Barcelonnette Climbing Weekend: Cime de la Bonette

No, John and I didn’t go to Spain for the weekend. We went to the Alps. Barcelonnette is one of several ‘cycling meccas’ to be found in the French part of the Alps and we were there to do some research for a couple of cycling tours we are planning to lead next summer.

I’ll get back to oddly-named Barcelonnette in another post, but first to a little climbing. Late on Friday afternoon, after a 4-hour ride from home (how lucky am I!), we decided to attack the Col de la Bonette, the highest paved through-road in Europe, as you can see for yourself from the sign (or not, as you may find out soon).

We wanted to get this one out of the way first because the weather forecast wasn’t the best for the next two days. But there were certainly no signs of anything nasty that day – even in the 2nd week of September, and starting at 1200 meters up, we had nearly 30 degrees. We also had some outstanding views.

Obligatory squiggly-road photo.

And here’s another example of the departments here in the mountains spending taxpayers’ money to show cyclists how much pain they are in for every kilometer.

John, as you know, is a better climber than I am. This has its advantages for me because he usually rides with his iPhone and his, unlike my old dinosaur, takes nice photos. He needs to do something to keep himself occupied while he waits.

This climb, like all the others in the Alps that go over 2000 meters or so, ends up above the tree line. This is marmot country and we saw and heard a bunch of the them on the way up. I won’t put a photo in because a) the only one I have is of a marmot’s bum, and b) my wife doesn’t like to be reminded that I saw a cute, furry animal and she didn’t.

This is a couple of blocks from a bunker near the top, which is part of the ill-fated (i.e. it was never actually needed) Maginot Line, remnants of which you can see all over this area (it’s very near the border of Italy). The car, although definitely ‘classic’, is not of the same vintage.

Those last 2 km or so are pretty nice and flat, but what preceded it was 21km of hard slog. Or maybe it was just me. One thing I’m learning about mountains is that it’s difficult to say ‘this’ is harder than ‘that’ because so much depends on the legs you have on the day. My legs were obviously wishing they were in the place on the sign below.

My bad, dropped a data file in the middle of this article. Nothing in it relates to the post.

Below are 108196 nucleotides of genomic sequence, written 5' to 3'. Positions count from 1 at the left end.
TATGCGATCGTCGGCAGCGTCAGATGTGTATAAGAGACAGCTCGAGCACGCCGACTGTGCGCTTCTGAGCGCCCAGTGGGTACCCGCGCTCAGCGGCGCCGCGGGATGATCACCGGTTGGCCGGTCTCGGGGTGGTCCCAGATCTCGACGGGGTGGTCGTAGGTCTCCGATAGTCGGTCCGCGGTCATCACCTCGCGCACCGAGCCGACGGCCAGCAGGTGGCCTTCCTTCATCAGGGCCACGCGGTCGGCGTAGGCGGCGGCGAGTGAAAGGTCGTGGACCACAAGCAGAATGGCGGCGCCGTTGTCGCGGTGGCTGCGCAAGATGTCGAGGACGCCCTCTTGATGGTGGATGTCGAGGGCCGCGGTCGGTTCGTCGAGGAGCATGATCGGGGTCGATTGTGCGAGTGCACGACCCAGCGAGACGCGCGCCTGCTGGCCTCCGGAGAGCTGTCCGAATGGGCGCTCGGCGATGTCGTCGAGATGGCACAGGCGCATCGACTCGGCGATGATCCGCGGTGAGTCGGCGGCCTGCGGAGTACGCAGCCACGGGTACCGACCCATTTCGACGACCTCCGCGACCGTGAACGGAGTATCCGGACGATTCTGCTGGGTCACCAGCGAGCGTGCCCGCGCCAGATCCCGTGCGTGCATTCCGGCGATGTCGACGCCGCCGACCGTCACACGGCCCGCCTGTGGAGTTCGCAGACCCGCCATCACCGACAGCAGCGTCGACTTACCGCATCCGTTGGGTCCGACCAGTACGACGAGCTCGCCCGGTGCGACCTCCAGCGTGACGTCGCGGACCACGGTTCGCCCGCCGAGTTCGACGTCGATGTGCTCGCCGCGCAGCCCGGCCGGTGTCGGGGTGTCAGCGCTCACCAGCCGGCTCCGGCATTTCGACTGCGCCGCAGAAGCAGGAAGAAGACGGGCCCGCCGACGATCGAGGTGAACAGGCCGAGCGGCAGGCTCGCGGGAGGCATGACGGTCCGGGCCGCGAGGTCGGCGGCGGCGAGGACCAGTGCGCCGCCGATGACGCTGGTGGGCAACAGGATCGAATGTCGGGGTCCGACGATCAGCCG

I thought that maybe they had just put that little sign there to offer amusing photo opportunities for guys like us, but no, our B&B hostess says this is actually the route she uses (when it’s open) to go back home and visit the family in Nice. Wow.

It was getting late and we were pretty glad that we had made it to the top…till we looked up to the right.

See, the mountain pass (Col de la Bonette) is not the highest paved through-road in Europe. That distinction goes to that road-to-nowhere (it’s a loop) up there (Cime de la Bonette). Before the Tour de France made it’s first ascension of Bonette in 1961, this loop was built so that it could out-high its rivals elsewhere in France and Italy (e.g. the Stelvio, at 2757m) as the highest road in a Grand Tour. I wish they hadn’t because that last bit was crushingly steep!

But then, there’s always the descent to make you forget your troubles, and the descent of Bonette is one of the best I’ve ever done. As John correctly stated afterwards, it’s mostly wide open and ‘safe’, in the sense that you won’t go barreling off a precipice if you don’t get your line right. And, it’s fast. I hit nearly 70 kph at several stretches and I wasn’t even being agressive. Plus, there was traffic to deal with.

The rest of our day consisted of getting clean and getting ourselves stuffed with enough food to prepare us for what we had planned for Saturday: lower passes, but 3 times as many.

Cime de la Bonette: 2802 m
Length: 23 km (from Jausiers)
Elevation Gain: 1600 m

15 thoughts on “Barcelonnette Climbing Weekend: Cime de la Bonette

  1. Excellent post… the photos do a nice job of showing how different the geology? ecosystem? topography? of the Alps is from that of the Pyrenees. Though the traffic looks about the same.

  2. If I happened to climb a little faster than Gerry this weekend, what he failed to make clear was his superior descending skills. My white-knuckle approach to descents, compared to Gerry’s smooth as glass turn-taking, had me wondering where I would find him waiting for me.
    It’s good to know we both have room for improvement!

  3. Climbing. Yuck. Just reading the post gave me leg cramps! Although I have to agree with the others that the views were outstanding and getting your picture next to a sign which says Nice is pretty cool!

    • Thanks, Steve. That Nice sign ‘really’ made me want to continue down the other side! It’s only another (very hilly) 75 miles to the Mediterranean from that point, if you can believe it. Our Tours next year will end there, so I’ll get to do it then, I guess.

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